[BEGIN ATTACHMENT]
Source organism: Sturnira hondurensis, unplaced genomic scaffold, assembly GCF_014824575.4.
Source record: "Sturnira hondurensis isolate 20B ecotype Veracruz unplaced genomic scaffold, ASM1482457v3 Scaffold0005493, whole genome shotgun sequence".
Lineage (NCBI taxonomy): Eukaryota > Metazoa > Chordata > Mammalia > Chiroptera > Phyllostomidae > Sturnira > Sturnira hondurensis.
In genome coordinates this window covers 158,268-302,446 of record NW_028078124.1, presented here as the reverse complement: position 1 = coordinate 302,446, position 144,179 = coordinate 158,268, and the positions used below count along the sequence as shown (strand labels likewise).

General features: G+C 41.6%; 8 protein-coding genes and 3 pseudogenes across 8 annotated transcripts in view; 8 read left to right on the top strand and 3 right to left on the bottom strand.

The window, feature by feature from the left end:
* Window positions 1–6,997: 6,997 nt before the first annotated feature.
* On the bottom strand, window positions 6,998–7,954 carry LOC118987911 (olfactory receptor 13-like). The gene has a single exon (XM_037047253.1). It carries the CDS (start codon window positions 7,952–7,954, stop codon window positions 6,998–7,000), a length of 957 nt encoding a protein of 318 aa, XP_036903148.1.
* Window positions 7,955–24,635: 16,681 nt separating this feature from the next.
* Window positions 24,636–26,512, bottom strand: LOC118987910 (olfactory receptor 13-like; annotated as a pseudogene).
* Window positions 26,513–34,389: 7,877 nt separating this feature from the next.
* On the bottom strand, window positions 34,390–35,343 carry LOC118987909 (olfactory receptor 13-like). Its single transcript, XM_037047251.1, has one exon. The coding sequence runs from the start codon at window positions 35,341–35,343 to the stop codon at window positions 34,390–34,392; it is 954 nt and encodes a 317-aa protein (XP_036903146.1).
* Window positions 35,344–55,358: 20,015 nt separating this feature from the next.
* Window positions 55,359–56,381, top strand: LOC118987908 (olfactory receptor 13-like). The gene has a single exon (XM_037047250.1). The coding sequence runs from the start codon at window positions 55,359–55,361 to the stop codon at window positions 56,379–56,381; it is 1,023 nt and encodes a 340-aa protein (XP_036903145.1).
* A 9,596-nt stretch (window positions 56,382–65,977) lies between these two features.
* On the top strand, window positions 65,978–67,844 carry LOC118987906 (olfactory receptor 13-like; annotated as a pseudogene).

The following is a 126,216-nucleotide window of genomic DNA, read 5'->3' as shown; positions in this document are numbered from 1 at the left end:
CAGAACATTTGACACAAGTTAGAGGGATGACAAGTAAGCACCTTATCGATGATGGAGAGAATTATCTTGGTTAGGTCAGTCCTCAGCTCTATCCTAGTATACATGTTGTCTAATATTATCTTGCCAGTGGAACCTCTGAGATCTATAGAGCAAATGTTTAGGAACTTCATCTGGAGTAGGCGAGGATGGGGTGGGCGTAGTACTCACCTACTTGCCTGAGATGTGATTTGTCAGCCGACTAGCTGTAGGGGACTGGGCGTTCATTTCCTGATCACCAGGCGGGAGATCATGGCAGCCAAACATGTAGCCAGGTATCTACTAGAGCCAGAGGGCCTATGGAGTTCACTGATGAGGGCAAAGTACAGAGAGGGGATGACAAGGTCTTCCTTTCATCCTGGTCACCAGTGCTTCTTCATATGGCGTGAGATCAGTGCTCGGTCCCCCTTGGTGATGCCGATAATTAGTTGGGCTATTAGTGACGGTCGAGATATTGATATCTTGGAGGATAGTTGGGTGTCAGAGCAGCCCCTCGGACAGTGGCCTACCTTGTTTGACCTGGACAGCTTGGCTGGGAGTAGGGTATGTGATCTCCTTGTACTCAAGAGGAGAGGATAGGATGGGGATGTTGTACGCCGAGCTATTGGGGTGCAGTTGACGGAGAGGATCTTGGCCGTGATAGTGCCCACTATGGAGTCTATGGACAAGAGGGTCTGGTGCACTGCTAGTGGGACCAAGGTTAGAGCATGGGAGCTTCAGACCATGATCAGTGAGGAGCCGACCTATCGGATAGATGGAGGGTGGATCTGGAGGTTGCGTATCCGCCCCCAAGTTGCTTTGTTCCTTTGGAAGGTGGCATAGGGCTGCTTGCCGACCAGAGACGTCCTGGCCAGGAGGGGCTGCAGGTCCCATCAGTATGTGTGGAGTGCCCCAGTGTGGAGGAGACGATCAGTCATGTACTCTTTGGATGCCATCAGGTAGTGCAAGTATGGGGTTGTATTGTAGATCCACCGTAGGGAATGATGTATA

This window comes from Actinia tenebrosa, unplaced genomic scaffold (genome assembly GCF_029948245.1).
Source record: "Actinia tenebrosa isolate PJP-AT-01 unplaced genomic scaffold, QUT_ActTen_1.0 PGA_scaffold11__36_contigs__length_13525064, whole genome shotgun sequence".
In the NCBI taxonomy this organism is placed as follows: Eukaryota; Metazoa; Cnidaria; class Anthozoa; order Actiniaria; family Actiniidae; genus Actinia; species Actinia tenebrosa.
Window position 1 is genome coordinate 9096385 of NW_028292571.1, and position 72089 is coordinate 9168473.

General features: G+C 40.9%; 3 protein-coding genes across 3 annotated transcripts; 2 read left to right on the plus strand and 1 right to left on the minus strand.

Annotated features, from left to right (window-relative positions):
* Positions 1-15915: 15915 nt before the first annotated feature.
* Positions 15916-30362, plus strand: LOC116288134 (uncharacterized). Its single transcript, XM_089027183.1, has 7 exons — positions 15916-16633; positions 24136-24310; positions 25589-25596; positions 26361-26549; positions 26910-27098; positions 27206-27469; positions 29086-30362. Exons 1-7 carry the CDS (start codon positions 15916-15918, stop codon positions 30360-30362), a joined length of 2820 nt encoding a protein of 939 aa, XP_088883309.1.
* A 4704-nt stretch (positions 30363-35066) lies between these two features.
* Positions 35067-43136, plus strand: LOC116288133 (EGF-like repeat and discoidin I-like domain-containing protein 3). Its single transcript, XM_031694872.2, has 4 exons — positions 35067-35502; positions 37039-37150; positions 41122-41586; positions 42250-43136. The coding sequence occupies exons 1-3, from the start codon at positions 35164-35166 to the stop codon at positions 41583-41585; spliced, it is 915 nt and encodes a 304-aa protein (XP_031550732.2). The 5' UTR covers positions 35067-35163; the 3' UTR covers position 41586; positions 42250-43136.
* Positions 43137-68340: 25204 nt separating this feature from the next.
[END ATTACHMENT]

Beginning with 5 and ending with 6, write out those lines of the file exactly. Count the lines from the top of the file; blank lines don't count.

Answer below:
General features: G+C 41.6%; 8 protein-coding genes and 3 pseudogenes across 8 annotated transcripts in view; 8 read left to right on the top strand and 3 right to left on the bottom strand.

The window, feature by feature from the left end: